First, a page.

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Question at Minnesota GOP gubernatorial debate: Did Joe Biden legitimately win the electoral college?

Hugh Hewitt deserves a pat on the back for asking this question. It’s an uncomfortable one at a GOP event since it’s destined to leave the candidates caught in no-man’s land. If they admit Biden won, they’ll alienate Republican primary voters. If they insist Trump won, they’ll risk alienating swing voters in the general election. And that’s not a luxury a Republican candidate can afford in a state Biden won by seven points.

It’s an essential question because it cuts to the heart of what it means to be a Republican in 2021. Are you willing to entertain a dangerous lie to avoid confronting your own voters with a hard truth? How much damage are you willing to do to the country to get ahead politically?

If, as governor, Trump asks you to overturn the results of your state’s election in 2024 based on a bare pretense of fraud, will you do it? Hewitt didn’t ask that but the answers here are a window onto how each candidate might respond.

So, definitely, this question should be asked of all GOP candidates to make them show their cards. But we should also expect that all of them (save a few who occupy a particular niche) will answer it the same way, with noncommittal prattle about “election integrity” and how no one can truly say, etc. The five candidates in the clip below blather on for minutes on end but all of their responses boil down to the same thing: Yes, Biden won, but I know that saying so will wreck my career. Watch a few minutes (and turn up the sound, as the audio’s not great):

Realistically, the only niche of candidates that’ll answer differently than these five did are those running in solidly red jurisdictions, where there’s little risk to endorsing the conspiracy theories cherished by the voting majority. If you’re running in Marjorie Taylor Greene’s district then sure, it’s in your self-interest to say that Biden cheated. But every Republican competing in a competitive race will have to tap dance the way these five did. (And by the way, here’s the explanation for why 9,000 more ballots in Arizona were “returned” than were sent out, which the first candidate mentions.)

Aaron Blake notes another example of a Republican candidate who knows better resorting to propaganda to flatter Trump and his voters:

What’s especially pathetic about Moreno is that he has little chance of cracking the top three in the Ohio Senate primary. Josh Mandel, J.D. Vance, and probably Jane Timken will finish ahead of him no matter what. What Moreno’s showing us here is that, for a Republican candidate, “stop the steal” isn’t even really about “getting ahead” at this point. It’s a matter of basic electoral viability. You embrace it the way you embrace gun rights, not because doing so will give you an advantage in a primary but because it’s an ideological litmus test that’ll disqualify you if you fail.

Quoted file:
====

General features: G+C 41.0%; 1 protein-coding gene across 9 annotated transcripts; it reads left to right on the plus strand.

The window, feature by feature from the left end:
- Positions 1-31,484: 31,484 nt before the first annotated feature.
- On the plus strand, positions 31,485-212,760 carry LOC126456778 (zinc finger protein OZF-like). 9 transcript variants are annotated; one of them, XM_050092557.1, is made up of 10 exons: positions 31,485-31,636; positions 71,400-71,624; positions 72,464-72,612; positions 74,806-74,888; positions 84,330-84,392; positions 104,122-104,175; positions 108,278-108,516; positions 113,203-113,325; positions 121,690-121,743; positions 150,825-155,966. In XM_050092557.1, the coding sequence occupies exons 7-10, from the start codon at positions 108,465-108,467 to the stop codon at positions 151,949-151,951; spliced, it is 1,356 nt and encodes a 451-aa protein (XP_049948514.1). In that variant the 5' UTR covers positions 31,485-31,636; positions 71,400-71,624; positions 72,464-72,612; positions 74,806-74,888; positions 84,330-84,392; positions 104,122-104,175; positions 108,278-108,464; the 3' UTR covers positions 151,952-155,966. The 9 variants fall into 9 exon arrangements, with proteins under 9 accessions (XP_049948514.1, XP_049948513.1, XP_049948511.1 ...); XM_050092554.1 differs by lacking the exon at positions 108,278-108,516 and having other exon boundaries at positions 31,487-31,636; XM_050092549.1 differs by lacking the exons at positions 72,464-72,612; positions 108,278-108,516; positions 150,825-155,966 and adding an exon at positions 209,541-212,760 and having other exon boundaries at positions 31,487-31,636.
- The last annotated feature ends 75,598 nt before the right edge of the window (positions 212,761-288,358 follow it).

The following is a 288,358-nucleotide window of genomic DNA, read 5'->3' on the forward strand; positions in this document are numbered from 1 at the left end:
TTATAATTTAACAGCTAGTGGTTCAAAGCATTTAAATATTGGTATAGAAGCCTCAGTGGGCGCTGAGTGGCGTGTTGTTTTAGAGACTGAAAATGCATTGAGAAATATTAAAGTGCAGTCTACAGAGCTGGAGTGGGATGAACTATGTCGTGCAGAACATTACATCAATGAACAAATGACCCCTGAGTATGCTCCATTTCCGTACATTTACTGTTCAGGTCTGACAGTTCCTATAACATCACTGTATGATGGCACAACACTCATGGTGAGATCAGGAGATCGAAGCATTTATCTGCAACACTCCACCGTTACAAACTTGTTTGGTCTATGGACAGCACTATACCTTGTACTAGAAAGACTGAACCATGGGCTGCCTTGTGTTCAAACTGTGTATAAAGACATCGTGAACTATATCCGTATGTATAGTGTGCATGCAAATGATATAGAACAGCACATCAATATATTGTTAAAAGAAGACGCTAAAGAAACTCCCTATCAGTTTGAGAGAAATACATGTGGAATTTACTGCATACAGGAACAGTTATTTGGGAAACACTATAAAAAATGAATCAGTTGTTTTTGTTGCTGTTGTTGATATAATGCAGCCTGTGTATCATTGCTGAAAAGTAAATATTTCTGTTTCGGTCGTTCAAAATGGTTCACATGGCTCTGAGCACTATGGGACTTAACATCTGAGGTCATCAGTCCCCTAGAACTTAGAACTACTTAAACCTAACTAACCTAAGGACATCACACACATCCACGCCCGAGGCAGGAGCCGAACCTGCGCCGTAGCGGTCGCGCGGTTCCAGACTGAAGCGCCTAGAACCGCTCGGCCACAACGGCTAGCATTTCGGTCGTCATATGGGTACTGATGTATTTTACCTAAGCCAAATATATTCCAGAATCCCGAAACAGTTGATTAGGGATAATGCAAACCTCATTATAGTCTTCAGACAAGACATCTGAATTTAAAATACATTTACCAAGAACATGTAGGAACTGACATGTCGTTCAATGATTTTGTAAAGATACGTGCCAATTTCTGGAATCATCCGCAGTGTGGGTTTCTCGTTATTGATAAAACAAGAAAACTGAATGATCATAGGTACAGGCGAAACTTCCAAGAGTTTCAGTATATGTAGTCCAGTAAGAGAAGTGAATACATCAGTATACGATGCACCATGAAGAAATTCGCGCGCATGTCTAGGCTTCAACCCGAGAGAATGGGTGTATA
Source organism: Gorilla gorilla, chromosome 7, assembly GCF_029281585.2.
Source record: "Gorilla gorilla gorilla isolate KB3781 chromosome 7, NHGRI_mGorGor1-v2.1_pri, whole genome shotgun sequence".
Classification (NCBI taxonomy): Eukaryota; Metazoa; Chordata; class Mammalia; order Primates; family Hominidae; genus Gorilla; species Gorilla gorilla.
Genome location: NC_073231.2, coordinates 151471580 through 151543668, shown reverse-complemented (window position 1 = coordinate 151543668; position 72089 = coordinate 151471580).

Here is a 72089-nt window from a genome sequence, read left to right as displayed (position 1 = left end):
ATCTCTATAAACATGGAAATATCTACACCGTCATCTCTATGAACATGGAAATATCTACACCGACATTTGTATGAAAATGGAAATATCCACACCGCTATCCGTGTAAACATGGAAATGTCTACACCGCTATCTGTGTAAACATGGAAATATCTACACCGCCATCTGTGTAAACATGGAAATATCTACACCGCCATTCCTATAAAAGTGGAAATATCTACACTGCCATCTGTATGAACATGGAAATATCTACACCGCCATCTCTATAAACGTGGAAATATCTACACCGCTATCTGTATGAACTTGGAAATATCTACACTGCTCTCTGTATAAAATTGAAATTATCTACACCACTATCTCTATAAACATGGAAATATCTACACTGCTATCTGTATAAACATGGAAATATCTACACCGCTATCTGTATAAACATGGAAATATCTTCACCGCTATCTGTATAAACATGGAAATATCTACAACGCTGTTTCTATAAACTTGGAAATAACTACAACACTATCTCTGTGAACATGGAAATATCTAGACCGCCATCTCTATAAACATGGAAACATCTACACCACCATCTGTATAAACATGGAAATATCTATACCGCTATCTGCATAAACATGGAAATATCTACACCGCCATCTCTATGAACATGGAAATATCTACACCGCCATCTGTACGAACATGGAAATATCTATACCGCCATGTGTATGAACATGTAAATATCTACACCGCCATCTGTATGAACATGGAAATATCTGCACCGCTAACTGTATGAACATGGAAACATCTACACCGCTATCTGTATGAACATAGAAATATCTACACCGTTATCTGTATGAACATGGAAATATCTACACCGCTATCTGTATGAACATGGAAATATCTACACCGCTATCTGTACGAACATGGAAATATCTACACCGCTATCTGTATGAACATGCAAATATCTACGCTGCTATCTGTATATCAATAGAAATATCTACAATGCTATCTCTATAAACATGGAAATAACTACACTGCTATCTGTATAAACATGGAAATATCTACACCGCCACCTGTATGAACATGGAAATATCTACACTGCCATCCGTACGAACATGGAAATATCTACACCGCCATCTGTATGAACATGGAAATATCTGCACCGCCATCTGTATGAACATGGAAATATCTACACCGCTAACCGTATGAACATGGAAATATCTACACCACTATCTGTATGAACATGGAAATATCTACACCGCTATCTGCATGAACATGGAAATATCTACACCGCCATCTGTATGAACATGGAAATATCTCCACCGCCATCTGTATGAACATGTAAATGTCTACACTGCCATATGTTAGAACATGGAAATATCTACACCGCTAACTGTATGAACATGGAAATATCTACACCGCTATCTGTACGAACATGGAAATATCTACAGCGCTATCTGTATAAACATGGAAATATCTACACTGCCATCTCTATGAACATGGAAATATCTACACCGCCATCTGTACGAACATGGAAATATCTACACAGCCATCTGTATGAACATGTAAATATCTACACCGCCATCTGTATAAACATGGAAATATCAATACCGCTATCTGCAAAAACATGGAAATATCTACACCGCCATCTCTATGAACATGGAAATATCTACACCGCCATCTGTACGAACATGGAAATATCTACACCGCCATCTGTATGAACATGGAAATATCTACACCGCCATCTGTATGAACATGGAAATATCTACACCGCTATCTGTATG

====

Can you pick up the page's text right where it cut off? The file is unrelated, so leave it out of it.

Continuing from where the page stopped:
Frankly, given the frenzy with which Ohio’s Republican candidates keep trying to out-MAGA each other, I wonder if Moreno might eventually face attack ads for having acknowledged earlier that Biden won.

For GOP candidates, there’s no way out of this trap. Ramesh Ponnuru makes a point today that I’ve made before, that the party is stuck in a hostage situation with someone who’s clearly willing to shoot the hostage.

Jonathan Karl of ABC has reported that on the last day of his presidency, Trump threatened to destroy the Republican Party by starting a new one. That was two weeks after he had cost Republicans two Senate seats and consequently control of the chamber by attacking Georgia Republican officials and casting doubt about whether elections were administered honestly.

Since then, Trump has openly talked about how Republican voters won’t show up in 2022 or 2024 if Republicans don’t “solve the Presidential Election Fraud of 2020” — which can easily be read as a threat against Republicans who don’t indulge his landslide fantasy. If Kemp beats Perdue in the primary, Trump will likely campaign against him in the general election without worrying that a Democrat will profit from it. If Kemp then loses, Republicans looking for lessons about Trump will pay more attention to the end of his governorship than his primary victory.

Some Republican voters are MAGA but most are “Never Democrats.” Trump isn’t. He’d rather see a Democrat prevail than a Republican who’s defied him, as the latter’s victory calls into question his control over the party. Unless and until the “Never Democrat” wing of the party decides that it too prefers to see Dems win than MAGA Republicans — which it won’t, by definition — an asymmetry exists in which Republican candidates have to pander to Trump and his base to keep them happy and willing to turn out in the general election. They’re willing to shoot the hostage, the “Never Democrats” aren’t. And the candidates onstage last night in Minnesota know it, which is why not one would dare tell the truth.